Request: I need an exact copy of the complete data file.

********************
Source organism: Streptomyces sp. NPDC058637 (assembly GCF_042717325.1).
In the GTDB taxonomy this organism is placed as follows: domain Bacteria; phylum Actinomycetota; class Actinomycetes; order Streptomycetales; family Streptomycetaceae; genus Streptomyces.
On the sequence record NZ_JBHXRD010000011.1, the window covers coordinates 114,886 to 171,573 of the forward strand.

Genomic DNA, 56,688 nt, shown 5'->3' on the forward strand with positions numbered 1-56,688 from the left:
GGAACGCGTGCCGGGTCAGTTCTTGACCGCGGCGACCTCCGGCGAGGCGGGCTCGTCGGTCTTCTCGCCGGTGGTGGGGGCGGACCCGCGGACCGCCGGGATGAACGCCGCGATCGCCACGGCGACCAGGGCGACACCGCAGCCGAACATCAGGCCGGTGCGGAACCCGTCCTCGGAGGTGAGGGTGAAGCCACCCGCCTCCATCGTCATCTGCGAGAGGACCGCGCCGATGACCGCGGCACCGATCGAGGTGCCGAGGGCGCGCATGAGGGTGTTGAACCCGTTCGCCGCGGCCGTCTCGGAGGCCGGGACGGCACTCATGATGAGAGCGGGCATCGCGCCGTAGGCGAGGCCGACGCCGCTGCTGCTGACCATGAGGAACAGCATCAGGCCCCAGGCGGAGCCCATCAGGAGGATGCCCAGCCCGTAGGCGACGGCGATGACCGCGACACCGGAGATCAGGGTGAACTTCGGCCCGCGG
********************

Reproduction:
Source organism: Streptomyces sp. NPDC058637 (assembly GCF_042717325.1).
In the GTDB taxonomy this organism is placed as follows: domain Bacteria; phylum Actinomycetota; class Actinomycetes; order Streptomycetales; family Streptomycetaceae; genus Streptomyces.
On the sequence record NZ_JBHXRD010000011.1, the window covers coordinates 114,886 to 171,573 of the forward strand.

Genomic DNA, 56,688 nt, shown 5'->3' on the forward strand with positions numbered 1-56,688 from the left:
GGAACGCGTGCCGGGTCAGTTCTTGACCGCGGCGACCTCCGGCGAGGCGGGCTCGTCGGTCTTCTCGCCGGTGGTGGGGGCGGACCCGCGGACCGCCGGGATGAACGCCGCGATCGCCACGGCGACCAGGGCGACACCGCAGCCGAACATCAGGCCGGTGCGGAACCCGTCCTCGGAGGTGAGGGTGAAGCCACCCGCCTCCATCGTCATCTGCGAGAGGACCGCGCCGATGACCGCGGCACCGATCGAGGTGCCGAGGGCGCGCATGAGGGTGTTGAACCCGTTCGCCGCGGCCGTCTCGGAGGCCGGGACGGCACTCATGATGAGAGCGGGCATCGCGCCGTAGGCGAGGCCGACGCCGCTGCTGCTGACCATGAGGAACAGCATCAGGCCCCAGGCGGAGCCCATCAGGAGGATGCCCAGCCCGTAGGCGACGGCGATGACCGCGACACCGGAGATCAGGGTGAACTTCGGCCCGCGG